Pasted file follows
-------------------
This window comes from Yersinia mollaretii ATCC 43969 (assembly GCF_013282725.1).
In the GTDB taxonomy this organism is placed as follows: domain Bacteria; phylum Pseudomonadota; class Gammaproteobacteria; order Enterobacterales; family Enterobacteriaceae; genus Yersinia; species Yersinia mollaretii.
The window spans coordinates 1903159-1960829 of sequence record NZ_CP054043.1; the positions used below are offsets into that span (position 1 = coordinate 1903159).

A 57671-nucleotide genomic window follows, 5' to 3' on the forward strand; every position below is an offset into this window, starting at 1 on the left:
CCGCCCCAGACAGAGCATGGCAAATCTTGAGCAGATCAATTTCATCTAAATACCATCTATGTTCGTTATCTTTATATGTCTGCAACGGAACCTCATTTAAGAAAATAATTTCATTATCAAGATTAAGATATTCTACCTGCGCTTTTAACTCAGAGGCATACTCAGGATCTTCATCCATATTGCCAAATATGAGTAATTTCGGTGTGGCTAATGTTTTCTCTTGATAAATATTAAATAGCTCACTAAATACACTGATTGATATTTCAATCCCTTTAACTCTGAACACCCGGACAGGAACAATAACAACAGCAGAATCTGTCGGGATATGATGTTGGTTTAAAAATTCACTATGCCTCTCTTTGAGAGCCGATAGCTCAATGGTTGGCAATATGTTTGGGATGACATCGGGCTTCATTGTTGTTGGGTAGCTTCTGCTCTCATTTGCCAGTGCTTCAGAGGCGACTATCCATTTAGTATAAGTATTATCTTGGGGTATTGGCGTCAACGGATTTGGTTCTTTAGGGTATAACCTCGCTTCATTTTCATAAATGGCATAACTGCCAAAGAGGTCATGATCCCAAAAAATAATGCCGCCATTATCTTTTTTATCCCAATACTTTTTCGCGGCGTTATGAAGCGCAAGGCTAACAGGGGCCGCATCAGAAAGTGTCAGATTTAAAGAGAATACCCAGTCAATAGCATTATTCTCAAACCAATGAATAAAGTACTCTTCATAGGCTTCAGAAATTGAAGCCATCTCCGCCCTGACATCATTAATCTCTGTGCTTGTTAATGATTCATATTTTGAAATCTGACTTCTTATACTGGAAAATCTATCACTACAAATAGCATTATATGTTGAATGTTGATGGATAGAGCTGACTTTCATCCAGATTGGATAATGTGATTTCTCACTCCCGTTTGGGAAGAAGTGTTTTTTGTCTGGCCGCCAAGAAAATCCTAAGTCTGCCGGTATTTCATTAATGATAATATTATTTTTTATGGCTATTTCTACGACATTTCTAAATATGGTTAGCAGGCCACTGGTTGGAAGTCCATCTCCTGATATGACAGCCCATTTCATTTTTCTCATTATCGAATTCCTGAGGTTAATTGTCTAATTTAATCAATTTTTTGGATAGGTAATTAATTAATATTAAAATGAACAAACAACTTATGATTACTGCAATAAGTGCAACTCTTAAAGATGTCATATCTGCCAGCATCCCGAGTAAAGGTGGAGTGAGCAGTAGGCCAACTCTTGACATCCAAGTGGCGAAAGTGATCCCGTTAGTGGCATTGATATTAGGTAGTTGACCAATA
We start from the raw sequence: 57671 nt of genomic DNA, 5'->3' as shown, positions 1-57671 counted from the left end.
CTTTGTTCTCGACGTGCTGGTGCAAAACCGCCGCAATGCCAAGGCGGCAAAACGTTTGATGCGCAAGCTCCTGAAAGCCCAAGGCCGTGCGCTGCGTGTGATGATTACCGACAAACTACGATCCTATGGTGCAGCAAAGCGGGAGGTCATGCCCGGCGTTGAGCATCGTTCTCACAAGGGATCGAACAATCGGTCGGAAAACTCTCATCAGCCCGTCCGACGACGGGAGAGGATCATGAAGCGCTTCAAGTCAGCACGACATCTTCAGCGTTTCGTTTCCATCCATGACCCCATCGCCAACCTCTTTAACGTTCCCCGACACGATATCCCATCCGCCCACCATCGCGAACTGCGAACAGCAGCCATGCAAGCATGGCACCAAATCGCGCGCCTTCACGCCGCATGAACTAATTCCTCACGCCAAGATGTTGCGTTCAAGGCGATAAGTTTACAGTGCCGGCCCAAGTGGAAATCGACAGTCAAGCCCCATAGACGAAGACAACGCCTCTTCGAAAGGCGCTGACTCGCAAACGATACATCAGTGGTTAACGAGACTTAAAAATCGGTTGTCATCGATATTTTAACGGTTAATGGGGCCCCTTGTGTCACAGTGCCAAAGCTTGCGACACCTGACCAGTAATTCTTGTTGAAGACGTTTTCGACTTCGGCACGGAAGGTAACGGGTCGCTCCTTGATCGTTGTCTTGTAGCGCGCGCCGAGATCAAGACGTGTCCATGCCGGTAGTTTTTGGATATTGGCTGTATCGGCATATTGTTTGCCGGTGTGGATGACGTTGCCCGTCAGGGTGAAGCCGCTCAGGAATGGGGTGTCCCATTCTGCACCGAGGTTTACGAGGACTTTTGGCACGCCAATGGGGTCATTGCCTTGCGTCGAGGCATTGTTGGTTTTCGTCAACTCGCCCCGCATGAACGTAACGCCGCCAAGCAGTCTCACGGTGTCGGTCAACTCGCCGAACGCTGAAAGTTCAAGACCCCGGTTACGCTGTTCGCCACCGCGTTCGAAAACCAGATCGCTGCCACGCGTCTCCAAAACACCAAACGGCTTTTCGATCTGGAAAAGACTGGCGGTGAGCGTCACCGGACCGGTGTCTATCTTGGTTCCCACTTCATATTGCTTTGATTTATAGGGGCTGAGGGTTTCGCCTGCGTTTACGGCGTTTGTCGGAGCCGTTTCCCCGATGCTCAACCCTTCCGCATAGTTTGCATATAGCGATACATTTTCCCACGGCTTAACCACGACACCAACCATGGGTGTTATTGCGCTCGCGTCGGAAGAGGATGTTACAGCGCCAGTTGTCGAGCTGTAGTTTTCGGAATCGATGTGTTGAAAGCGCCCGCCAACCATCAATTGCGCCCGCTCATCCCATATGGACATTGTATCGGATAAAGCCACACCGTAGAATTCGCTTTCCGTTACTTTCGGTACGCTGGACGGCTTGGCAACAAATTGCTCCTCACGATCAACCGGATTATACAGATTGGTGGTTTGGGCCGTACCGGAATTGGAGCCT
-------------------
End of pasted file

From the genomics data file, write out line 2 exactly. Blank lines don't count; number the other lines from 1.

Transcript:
In the GTDB taxonomy this organism is placed as follows: domain Bacteria; phylum Pseudomonadota; class Gammaproteobacteria; order Enterobacterales; family Enterobacteriaceae; genus Yersinia; species Yersinia mollaretii.